To a new artist, painting flames can sometimes seem daunting...after all, there are so many colors and so much intensity in actual flames that it can seem impossible to capture with something as static as paint. It is possible to create them in your art in a way you can be proud of, however; it's simply a matter of knowing what to do and taking your time so that you don't make mistakes.
If painting flames is not the only thing you'd like to know more about, you can look for free information on online art and design degrees, which can provide further education in painting techniques. Use these painting tips to help you paint the perfect flame.
- When attempting to paint something as intense as fire or flame patterns, it's important that you use good quality paints and painting tools. The higher your paint quality is, the more likely you are to be able to capture the rich colors that you're looking for. These are basic art tips that can be applied to any painting you do.
- Remember that flames and fire are generally abstract in their shapes, yet tend to lend themselves to a teardrop shape at the same time. Lightly sketch your design with pencil, erasing and revising until you have the basic shape the way that you want it.
- Choose your colors carefully. A large part of the color of the flames will be yellow and orange, but don't be afraid to add a few other colors as well. Depending upon the size of the flame you're painting, you might also include small amounts of blue, green, and possibly even purple toward the bottom of the center.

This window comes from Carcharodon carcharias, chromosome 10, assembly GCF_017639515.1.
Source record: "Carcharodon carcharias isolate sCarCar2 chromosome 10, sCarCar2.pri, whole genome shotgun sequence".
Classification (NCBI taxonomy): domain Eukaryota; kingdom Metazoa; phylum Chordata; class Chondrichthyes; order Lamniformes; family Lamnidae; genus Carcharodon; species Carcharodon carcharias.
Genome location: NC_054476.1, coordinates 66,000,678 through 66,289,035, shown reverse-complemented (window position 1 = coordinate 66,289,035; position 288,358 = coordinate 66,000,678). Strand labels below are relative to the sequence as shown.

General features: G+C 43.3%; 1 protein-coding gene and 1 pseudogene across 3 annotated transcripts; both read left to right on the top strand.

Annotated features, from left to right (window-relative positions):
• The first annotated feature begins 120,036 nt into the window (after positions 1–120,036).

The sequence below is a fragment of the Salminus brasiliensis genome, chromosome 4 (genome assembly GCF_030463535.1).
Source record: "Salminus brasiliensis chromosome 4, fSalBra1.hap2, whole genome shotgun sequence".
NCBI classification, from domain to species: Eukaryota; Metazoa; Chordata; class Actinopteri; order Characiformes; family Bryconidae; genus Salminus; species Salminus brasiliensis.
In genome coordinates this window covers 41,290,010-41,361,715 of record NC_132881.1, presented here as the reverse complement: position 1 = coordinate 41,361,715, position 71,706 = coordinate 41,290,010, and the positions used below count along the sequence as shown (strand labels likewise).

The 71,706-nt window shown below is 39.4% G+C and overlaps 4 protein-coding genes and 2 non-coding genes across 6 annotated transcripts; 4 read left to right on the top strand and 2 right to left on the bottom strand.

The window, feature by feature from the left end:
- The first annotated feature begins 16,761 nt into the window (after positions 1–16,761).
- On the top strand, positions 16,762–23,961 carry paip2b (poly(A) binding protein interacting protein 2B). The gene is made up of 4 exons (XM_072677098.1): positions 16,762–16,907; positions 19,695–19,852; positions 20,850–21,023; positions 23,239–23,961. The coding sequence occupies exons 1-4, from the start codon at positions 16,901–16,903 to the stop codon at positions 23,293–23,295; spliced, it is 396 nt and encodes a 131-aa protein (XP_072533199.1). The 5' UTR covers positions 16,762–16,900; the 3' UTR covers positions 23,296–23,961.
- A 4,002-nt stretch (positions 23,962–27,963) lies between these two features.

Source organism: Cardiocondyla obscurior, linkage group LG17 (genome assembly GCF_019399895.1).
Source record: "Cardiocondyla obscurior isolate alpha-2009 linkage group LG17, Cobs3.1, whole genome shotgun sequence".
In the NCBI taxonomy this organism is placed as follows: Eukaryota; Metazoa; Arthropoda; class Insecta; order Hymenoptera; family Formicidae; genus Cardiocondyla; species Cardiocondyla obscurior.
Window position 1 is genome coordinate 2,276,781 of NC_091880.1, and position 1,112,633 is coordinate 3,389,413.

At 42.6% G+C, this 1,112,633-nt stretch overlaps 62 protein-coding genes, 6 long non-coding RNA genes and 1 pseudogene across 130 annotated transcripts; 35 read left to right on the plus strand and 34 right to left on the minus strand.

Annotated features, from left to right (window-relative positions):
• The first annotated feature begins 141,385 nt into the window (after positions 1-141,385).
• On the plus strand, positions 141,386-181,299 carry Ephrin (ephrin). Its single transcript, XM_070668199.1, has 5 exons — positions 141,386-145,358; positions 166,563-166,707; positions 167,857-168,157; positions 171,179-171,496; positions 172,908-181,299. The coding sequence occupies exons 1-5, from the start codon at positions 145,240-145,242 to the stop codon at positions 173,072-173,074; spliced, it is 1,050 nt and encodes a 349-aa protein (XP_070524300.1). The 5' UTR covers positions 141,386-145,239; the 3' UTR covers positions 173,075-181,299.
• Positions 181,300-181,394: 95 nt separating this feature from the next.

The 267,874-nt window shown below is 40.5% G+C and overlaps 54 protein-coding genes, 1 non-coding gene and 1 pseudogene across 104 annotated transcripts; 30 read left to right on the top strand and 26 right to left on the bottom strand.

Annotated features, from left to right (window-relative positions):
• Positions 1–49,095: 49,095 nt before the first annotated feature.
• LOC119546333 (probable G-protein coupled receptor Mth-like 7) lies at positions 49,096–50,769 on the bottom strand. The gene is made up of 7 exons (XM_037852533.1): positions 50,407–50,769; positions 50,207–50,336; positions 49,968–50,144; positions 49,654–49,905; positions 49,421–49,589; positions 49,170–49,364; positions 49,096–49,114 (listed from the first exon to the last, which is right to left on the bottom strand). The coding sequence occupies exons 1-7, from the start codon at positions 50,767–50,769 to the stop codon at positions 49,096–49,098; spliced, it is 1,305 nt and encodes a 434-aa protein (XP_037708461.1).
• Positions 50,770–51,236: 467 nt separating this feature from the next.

- When you begin painting, use a small-tipped brush and make short, fluid strokes. Allow the strokes to curve with your sketch, beginning at the center and working your way out.
- As you reach the edge of your flames, add a little paint thinner to your paint so that you can create a wash effect that is slightly more transparent. This can help to give the illusion of light that would come from actual fire.
- Use more thinner to create a much more transparent wash of either white or a light yellow to go around the outside of your flames. Utilizing a larger brush, cast a little more "light" around the fire.
- With a fine-tipped brush, add embers and little sparks of flame around the edges in reds and yellows.
- Using a fine-tipped brush dipped in a little bit of paint thinner, make the lower edge of the flames a bit more jagged and thin... this helps to add to the illusion of it burning whatever is below it, instead of simply setting on top of it. You may wish to add a little bit of black to the area as well (also thinned, to make it appear to be spreading as the fire burns.)
To practice your flame-painting technique, and possibly painting technique overall, you may want to consider attending an online art and design university, which would grant you the opportunity to obtain a degree, learn to paint and hone your artistic skills from the comfort of your home!